• The agreement is if you can’t make the mortgage payment the bank takes the house. What’s the problem? The bottom line is if you were in a similar situation to Marty (You weren’t, I read your blog entry…) what would YOU do? Would you still play the honor and chivalry card while every day you were further and further away from recovering and providing for your new family?

      The bottom line is that if it is ok for the Mortgage Bankers Association to default on their loan, it should be a non issue if a citizen should do the same. It is a truly hilarious double standard.. Here is the Daily Show’s Take on it:

      http://www.thedailyshow.com/watch/thu-october-7-2010/mortgage-bankers-association-strategic-default

  2. You know who was really successful. The folks that took $100,000 and bought a investment property in cash and then later another then another. Other investors might have taken that original $100,000 and turned it into 5-10 investment properties and now have to strategically default. They will say they have a contract with a way out. Its their right to strategically default if they so choose. If its best for them.

    Don’t we see how foolish this is. If a business model makes it such that you have to strategically default (not pay back money you said you would) hen you have a huge flaw in you business and life model. I can’t argue with people who say they would be better off to default. I recommended this to several people years ago. On gal in particular, I told to start a short sale several years ago. She would make foolish life choice after foolish life choice and continue to hold on to a property she could not afford because of the aforementioned life choices. Above that the home was sold at a higher price and has a horrible foundation and is literally better to be leveled and started fresh. She held on and subsequently drained family and friends of tens of thousands of dollars to hang on. Sad. Now she had a less than honest realtor and home inspector and friends and everyone else who enabled her to purchased a home 6-7 years ago. This is no justification but rather a huge glaring lesson to be learned. She needs to understand what home ownership actually entails before purchasing a home. She needed to understand what a home inspector was to look for and why, if you can pull a cinder block from the basement wall and your home inspector says nothing you need a new home inspector and you need to look at yourself in the mirror for being so foolish. You need to understand financing and the RISK that you are taking on. You need to understand what your long term goals are.

    The lessons of this crisis is not to say we can default when its convientient because others are doing it or companies are doing it or it describes some of the process in a contract. No lesson to be learned are how to prevent this from happening again in the future.

    Marty I enjoy many of your posts but I feel you are missing a huge opportunity here to learn from your own personal history in order to justify something you struggled with in your strategic default. I see you dealing with all the effects elhoquently rationally but effects are irrelevant unless you address the causes. You looked back to justify and rationalize but now you need to look back further to fix the initial cause and truly grow from this experience and use your poaition to help others grow. I might be out of line in saying this but I would much rather have you dispise my name and hear it than like me and me not have the courage to say it. There have been much pain and suffering in my life where I would have been much better off if someone came in and slapped me across the face and showed me the error of my ways but instead I learned the hard way by my own doing.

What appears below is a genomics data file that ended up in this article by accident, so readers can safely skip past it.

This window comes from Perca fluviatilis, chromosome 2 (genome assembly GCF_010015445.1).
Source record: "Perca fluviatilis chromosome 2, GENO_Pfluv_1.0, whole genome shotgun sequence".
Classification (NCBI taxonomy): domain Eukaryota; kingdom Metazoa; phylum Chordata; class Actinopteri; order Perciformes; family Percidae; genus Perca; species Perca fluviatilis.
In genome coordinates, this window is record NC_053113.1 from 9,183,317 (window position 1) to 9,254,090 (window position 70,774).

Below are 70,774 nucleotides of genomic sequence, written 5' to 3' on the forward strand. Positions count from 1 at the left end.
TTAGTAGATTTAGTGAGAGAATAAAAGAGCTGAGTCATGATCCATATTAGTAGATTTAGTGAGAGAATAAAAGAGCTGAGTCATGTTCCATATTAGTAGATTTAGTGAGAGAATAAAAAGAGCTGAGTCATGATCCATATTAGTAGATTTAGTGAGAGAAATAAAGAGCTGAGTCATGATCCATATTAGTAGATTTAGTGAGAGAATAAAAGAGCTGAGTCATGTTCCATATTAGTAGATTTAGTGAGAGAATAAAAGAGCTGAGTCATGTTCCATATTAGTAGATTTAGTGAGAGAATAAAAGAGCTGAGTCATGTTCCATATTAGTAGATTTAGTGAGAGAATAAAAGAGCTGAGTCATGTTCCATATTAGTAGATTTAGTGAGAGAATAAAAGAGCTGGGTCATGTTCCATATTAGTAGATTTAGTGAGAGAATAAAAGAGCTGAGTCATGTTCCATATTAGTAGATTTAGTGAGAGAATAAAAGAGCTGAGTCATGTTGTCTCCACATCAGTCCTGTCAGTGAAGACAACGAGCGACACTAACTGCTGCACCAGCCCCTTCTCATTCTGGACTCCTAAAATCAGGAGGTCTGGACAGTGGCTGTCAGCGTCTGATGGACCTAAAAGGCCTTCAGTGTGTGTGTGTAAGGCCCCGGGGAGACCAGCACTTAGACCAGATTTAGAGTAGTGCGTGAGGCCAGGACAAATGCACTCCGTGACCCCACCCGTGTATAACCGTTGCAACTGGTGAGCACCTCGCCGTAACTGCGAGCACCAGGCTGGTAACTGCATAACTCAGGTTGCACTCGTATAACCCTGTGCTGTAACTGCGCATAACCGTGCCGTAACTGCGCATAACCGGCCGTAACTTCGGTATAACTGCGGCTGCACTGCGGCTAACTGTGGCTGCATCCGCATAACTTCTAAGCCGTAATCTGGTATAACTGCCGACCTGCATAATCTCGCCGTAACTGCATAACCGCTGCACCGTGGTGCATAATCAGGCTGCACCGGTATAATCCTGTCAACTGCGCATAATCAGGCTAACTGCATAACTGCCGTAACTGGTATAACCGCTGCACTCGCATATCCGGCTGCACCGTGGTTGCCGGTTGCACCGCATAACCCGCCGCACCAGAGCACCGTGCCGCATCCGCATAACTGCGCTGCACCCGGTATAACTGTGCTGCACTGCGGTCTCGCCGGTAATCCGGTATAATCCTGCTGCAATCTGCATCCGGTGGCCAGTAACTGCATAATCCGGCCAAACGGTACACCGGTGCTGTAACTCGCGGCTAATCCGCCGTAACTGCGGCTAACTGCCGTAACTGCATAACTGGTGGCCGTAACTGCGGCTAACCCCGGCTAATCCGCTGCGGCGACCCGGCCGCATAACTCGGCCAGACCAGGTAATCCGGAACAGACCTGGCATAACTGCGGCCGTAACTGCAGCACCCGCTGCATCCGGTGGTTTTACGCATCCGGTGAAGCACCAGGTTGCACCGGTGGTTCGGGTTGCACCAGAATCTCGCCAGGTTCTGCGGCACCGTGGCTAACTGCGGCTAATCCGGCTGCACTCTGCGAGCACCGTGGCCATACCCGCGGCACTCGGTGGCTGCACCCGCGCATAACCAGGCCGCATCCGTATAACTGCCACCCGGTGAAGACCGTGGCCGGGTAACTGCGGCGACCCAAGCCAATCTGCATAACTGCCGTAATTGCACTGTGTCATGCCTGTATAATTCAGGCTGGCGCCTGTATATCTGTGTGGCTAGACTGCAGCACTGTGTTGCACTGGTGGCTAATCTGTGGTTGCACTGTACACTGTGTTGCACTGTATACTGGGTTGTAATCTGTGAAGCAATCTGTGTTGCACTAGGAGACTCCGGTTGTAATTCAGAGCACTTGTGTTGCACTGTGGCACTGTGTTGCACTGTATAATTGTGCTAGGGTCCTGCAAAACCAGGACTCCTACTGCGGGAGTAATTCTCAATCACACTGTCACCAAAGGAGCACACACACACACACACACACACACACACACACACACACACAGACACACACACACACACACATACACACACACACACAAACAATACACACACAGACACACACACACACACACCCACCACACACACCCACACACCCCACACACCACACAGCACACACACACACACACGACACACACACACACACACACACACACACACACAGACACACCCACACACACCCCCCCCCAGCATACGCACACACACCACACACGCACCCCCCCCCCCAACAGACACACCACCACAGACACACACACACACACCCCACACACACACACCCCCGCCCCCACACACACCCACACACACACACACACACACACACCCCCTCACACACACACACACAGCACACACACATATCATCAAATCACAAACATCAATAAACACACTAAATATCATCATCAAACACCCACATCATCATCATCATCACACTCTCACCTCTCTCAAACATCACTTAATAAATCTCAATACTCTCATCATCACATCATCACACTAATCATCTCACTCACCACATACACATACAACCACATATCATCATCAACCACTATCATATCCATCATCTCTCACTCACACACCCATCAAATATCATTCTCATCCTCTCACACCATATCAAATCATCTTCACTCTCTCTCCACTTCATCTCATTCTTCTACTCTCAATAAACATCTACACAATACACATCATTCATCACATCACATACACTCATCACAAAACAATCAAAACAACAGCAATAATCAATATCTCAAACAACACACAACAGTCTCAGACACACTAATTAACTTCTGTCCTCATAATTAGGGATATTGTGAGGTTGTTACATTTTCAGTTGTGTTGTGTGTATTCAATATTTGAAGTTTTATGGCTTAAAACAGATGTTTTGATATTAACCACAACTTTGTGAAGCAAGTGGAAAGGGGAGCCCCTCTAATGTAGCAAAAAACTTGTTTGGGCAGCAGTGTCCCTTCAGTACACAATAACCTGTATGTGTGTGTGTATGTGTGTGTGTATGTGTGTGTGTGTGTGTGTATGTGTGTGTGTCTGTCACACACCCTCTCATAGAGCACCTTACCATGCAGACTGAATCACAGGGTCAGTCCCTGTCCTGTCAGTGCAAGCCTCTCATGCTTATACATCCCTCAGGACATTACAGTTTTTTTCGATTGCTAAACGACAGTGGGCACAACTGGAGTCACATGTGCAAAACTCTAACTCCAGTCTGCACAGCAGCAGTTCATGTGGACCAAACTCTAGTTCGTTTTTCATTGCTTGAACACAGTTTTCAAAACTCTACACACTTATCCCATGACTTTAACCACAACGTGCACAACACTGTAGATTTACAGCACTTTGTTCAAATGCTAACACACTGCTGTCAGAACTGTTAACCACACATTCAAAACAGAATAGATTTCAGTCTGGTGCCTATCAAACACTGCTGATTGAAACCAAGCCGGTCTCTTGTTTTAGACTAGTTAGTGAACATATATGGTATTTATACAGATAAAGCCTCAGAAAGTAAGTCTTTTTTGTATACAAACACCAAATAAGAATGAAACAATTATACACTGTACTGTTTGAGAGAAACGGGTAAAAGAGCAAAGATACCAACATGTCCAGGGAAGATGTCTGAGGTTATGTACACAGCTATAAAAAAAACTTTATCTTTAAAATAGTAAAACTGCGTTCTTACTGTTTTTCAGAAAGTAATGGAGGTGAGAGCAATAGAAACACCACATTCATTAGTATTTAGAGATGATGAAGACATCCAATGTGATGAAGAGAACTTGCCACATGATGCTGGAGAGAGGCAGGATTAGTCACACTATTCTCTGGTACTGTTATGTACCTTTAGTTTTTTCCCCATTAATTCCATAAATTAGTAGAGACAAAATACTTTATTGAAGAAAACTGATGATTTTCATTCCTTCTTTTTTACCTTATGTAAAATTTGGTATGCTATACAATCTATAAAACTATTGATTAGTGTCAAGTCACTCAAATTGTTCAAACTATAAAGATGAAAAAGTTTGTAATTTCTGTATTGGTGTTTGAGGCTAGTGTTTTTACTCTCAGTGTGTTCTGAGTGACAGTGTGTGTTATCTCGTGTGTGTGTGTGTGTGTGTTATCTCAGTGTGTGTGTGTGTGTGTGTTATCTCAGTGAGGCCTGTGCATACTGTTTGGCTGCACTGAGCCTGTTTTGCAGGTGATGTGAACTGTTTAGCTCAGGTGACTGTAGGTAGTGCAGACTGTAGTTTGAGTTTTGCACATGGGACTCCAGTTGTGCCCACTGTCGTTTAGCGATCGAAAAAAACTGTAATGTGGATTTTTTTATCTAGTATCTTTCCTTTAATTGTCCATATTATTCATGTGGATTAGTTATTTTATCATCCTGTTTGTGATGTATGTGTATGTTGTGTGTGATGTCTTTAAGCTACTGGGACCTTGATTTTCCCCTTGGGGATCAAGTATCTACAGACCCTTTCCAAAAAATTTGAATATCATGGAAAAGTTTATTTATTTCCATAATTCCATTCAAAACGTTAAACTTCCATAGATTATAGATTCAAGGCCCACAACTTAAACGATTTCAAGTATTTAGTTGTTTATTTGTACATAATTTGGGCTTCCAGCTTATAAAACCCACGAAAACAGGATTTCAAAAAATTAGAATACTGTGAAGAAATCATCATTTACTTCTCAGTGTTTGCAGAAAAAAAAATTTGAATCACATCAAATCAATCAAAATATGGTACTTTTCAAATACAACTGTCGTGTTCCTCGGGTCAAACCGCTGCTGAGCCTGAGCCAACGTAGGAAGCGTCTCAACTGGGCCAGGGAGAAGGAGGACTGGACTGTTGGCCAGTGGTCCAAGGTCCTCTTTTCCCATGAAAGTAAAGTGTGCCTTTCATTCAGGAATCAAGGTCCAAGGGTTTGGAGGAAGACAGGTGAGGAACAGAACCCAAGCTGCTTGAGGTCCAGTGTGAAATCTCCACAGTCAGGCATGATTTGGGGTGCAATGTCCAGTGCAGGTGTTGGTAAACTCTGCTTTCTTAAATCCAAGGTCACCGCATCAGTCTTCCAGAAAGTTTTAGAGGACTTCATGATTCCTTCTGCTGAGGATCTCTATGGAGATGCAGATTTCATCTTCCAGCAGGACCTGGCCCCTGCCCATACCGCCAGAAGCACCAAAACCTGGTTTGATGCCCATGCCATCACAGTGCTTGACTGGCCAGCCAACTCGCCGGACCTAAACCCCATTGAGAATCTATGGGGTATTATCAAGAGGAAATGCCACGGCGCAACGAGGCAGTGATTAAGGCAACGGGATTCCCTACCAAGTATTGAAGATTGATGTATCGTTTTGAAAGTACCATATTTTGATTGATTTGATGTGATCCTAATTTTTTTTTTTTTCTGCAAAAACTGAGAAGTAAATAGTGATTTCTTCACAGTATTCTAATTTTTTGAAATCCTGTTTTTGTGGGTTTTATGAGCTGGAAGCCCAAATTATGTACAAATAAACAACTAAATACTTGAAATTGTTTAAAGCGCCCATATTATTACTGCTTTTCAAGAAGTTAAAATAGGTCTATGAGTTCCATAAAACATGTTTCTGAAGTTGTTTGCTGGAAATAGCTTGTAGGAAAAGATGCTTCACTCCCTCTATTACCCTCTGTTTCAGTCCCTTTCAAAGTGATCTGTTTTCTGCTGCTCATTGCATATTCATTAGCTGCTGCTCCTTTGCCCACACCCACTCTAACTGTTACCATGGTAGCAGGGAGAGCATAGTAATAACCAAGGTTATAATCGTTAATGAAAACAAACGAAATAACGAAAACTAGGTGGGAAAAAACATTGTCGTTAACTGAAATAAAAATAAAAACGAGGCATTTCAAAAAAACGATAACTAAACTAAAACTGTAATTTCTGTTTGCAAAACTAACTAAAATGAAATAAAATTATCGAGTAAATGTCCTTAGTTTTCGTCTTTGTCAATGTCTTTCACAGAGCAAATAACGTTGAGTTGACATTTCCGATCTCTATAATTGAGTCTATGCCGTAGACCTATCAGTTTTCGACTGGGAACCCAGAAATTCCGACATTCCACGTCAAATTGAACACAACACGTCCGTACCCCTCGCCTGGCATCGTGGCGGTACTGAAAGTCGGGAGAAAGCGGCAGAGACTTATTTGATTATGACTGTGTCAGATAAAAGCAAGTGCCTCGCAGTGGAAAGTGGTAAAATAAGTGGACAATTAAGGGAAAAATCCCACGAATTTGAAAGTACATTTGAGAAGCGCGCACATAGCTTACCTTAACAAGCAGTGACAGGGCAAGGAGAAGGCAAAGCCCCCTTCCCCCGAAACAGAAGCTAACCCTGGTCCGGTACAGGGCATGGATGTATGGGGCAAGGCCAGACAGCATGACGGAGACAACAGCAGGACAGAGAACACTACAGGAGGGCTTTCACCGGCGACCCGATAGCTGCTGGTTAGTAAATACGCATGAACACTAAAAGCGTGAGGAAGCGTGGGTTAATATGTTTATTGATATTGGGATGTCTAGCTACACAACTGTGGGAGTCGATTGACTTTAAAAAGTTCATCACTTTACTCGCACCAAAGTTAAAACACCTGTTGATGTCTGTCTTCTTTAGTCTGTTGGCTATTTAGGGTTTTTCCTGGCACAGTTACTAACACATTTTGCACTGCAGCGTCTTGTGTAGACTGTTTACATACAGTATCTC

• Kyle, do you know the difference between someone that put 20% down on a home for their primary residence in 1997 and a someone that put 20% on a home for their primary residence in 2006? Timing.

      If the person who bought in 1997 never refinanced or took out a big line of credit then chances are they are still in their home with a comfortable monthly payment and principal balance.

      The person who bought in 2006 made the mistake of buying a home at the worst possible time in U.S. history. If they live in Phoenix their loan is underwater by more than 50%. The payment is more than double of what their new neighbors, who bought in the last 12 months, are now paying.

      What caused this mess has been well documented – banks who loaned too much and home buyers that borrowed too much. Each are equally culpable and entitled to their own legal means of navigating this disaster. For lenders, it’s government tax-payer funded bailouts and Chapter 11 bankruptcy – for homeowners it’s strategic default.

      • I bought in 2006 and don’t regret it for a minute because I was prepared for no appreciation. But I also bought a fixer upper duplex for my first home to subsidize my payment. I also bought another one in 2007 again not caring about underlying value but rather rental income.

        In the end as I have repeatedly said I don’t have a problem with strategic foreclosures in many circumstances. My focus was not the difference between putting 20% down between 2 different times and markets. I was saying the difference between paying cash just to illistrate the point. Paying cash would mean years of diligent planning and wise financial decisions. This mindset in the masses would not allow the banks to take advantage of people by loaning them too much.